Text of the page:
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Overcoming Kumho’s hurdles

Mar 18,2017
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When Mercedes-Benz began developing its 2016 G-class models in 2015, the luxury carmaker asked Kumho Tire for collaboration from the early stage. Tires are a key part in the automobile and affect the control, comfort and noise level.

Tires are actually a high-tech industry. China’s manufacturing sector is recklessly expanding based on affordable labor cost, but Chinese companies haven’t made much impression in the tire industry.

But now, Kumho Tire, 14th biggest in the world, is likely to be purchased by a Chinese company. China’s Double Star, the 30th largest, has signed a share purchase agreement (SPA) with Kumho Tire creditors on March 14. If Kumho-Asiana Group Chairman Park Sam-gu does not exercise his right of first refusal (RFR) by April 13, Kumho Tire, once the biggest Korean tire manufacturer, will become Chinese.

For now, Park is not likely to exercise the right of first refusal. Park and the creditors have different interpretations of the RFR agreement’s clause, “The right of first refusal of the right-holder cannot be transferred to a third party without prior written approval of shareholders’ group.”

Kumho Asiana interpreted that with a prior written approval of the shareholders’ group, it is possible to transfer RFR to the consortium. However, the Korea Development Bank does not see that the approval was necessary.

The creditors want to safely sell the Kumho Tire shares and collect taxpayers’ money. The creditors are concerned that approving transfer of RFR to a third party would result in Park selling off his RFR at premium in the future.

However, handing over the tire technology to China is not desirable. China caught up with the level of Korean display industry when Hyundai Electronics’ TFT-LCD section, Hydis today, was acquired in 2002. Shanghai Motors Group acquired Ssangyong Motors in 2004, securing core technologies and emerging as a global company. If a Chinese company acquires Kumho Tire, it will shut down plants in Korea, with relatively low productivity in the next two to three years and only operate plants, eliminating jobs in Korea.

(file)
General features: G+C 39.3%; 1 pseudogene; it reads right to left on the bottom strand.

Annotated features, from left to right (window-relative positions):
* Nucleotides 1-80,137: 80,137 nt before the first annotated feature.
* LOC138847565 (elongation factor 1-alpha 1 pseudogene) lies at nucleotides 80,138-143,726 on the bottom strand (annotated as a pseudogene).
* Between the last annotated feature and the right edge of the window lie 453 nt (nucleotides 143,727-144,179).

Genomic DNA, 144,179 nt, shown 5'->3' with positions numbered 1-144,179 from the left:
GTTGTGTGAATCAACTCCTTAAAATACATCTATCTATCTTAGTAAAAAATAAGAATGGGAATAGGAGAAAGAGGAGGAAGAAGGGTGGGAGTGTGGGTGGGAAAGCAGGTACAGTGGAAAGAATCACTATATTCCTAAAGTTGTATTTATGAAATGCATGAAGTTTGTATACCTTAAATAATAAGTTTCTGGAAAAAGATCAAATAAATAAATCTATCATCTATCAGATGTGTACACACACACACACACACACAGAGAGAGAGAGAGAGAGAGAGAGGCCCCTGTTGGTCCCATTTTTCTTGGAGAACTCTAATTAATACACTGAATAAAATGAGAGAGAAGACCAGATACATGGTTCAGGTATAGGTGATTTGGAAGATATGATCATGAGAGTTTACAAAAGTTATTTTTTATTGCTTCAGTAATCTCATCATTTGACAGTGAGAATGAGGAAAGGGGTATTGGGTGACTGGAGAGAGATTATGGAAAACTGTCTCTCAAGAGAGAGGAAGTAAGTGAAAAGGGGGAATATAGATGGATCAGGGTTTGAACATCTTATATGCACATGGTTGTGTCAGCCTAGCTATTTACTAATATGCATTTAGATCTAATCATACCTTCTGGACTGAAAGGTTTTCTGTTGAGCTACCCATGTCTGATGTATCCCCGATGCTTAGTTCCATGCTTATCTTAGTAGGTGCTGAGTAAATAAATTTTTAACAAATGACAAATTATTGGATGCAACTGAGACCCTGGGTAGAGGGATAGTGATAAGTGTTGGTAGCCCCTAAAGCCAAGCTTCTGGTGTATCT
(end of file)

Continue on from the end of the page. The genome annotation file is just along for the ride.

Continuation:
The creditors need to see if there is a way to safety collect taxpayers’ money invested in Kumho while benefiting the national economy. If Chairman Park can clearly express his will to make Kumho Tire a global company in a written statement, the creditors will achieve the purpose of the clause on concession of the right of first refusal to a third party. The favor can be returned by Kumho Asiana Group contributing a portion of Kumho Tire’s profit to the community or state.

With both industrial and financial rhetoric, the ultimate goal is national interest. The two sides need to seat down and discuss the national interests rather than engaging in lawsuits or emotional fights.

JoongAng Ilbo, March 16, Page B9

*The author is an industrial news reporter of the JoongAng Ilbo.

MUN HEE-CHEOL